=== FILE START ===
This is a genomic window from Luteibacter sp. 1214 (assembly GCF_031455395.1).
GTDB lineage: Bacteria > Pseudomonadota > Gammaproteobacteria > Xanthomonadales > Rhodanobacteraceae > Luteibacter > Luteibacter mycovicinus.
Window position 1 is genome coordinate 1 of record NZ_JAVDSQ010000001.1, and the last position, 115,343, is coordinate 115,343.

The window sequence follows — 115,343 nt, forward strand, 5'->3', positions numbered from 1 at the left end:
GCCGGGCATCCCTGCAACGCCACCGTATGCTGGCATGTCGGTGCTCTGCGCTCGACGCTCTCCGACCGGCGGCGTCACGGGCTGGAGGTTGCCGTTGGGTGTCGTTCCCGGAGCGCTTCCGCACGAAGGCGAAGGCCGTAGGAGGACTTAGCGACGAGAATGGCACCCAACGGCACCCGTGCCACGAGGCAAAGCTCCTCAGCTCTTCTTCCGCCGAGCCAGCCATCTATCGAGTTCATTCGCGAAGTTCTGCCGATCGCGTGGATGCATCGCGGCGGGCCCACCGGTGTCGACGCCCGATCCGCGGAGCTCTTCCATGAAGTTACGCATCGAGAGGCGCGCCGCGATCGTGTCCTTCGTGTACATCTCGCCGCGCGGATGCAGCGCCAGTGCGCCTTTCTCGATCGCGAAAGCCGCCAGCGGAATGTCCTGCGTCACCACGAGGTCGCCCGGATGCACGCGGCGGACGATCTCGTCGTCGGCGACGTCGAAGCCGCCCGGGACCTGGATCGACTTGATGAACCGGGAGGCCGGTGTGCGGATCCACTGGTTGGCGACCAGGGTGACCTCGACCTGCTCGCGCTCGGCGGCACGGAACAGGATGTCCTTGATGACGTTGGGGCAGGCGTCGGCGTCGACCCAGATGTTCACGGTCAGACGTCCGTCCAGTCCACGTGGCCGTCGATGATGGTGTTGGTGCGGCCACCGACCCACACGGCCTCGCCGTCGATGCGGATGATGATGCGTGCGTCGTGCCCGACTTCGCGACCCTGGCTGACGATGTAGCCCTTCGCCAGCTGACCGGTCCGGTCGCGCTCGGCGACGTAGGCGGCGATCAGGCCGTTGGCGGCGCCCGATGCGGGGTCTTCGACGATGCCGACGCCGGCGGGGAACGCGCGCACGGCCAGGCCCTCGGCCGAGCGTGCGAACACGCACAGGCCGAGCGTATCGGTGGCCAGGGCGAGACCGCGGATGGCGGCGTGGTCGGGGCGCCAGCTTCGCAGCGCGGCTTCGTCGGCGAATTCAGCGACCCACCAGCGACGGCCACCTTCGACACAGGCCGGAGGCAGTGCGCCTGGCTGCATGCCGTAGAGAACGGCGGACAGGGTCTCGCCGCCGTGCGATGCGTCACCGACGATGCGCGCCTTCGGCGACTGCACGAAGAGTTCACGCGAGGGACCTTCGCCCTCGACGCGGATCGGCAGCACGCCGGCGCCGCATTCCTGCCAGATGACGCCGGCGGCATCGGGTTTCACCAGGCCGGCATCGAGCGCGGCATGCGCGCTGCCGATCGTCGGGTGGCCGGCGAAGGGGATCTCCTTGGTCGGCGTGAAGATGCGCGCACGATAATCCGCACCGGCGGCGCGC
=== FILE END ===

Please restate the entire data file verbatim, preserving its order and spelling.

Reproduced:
This is a genomic window from Luteibacter sp. 1214 (assembly GCF_031455395.1).
GTDB lineage: Bacteria > Pseudomonadota > Gammaproteobacteria > Xanthomonadales > Rhodanobacteraceae > Luteibacter > Luteibacter mycovicinus.
Window position 1 is genome coordinate 1 of record NZ_JAVDSQ010000001.1, and the last position, 115,343, is coordinate 115,343.

The window sequence follows — 115,343 nt, forward strand, 5'->3', positions numbered from 1 at the left end:
GCCGGGCATCCCTGCAACGCCACCGTATGCTGGCATGTCGGTGCTCTGCGCTCGACGCTCTCCGACCGGCGGCGTCACGGGCTGGAGGTTGCCGTTGGGTGTCGTTCCCGGAGCGCTTCCGCACGAAGGCGAAGGCCGTAGGAGGACTTAGCGACGAGAATGGCACCCAACGGCACCCGTGCCACGAGGCAAAGCTCCTCAGCTCTTCTTCCGCCGAGCCAGCCATCTATCGAGTTCATTCGCGAAGTTCTGCCGATCGCGTGGATGCATCGCGGCGGGCCCACCGGTGTCGACGCCCGATCCGCGGAGCTCTTCCATGAAGTTACGCATCGAGAGGCGCGCCGCGATCGTGTCCTTCGTGTACATCTCGCCGCGCGGATGCAGCGCCAGTGCGCCTTTCTCGATCGCGAAAGCCGCCAGCGGAATGTCCTGCGTCACCACGAGGTCGCCCGGATGCACGCGGCGGACGATCTCGTCGTCGGCGACGTCGAAGCCGCCCGGGACCTGGATCGACTTGATGAACCGGGAGGCCGGTGTGCGGATCCACTGGTTGGCGACCAGGGTGACCTCGACCTGCTCGCGCTCGGCGGCACGGAACAGGATGTCCTTGATGACGTTGGGGCAGGCGTCGGCGTCGACCCAGATGTTCACGGTCAGACGTCCGTCCAGTCCACGTGGCCGTCGATGATGGTGTTGGTGCGGCCACCGACCCACACGGCCTCGCCGTCGATGCGGATGATGATGCGTGCGTCGTGCCCGACTTCGCGACCCTGGCTGACGATGTAGCCCTTCGCCAGCTGACCGGTCCGGTCGCGCTCGGCGACGTAGGCGGCGATCAGGCCGTTGGCGGCGCCCGATGCGGGGTCTTCGACGATGCCGACGCCGGCGGGGAACGCGCGCACGGCCAGGCCCTCGGCCGAGCGTGCGAACACGCACAGGCCGAGCGTATCGGTGGCCAGGGCGAGACCGCGGATGGCGGCGTGGTCGGGGCGCCAGCTTCGCAGCGCGGCTTCGTCGGCGAATTCAGCGACCCACCAGCGACGGCCACCTTCGACACAGGCCGGAGGCAGTGCGCCTGGCTGCATGCCGTAGAGAACGGCGGACAGGGTCTCGCCGCCGTGCGATGCGTCACCGACGATGCGCGCCTTCGGCGACTGCACGAAGAGTTCACGCGAGGGACCTTCGCCCTCGACGCGGATCGGCAGCACGCCGGCGCCGCATTCCTGCCAGATGACGCCGGCGGCATCGGGTTTCACCAGGCCGGCATCGAGCGCGGCATGCGCGCTGCCGATCGTCGGGTGGCCGGCGAAGGGGATCTCCTTGGTCGGCGTGAAGATGCGCGCACGATAATCCGCACCGGCGGCGCGC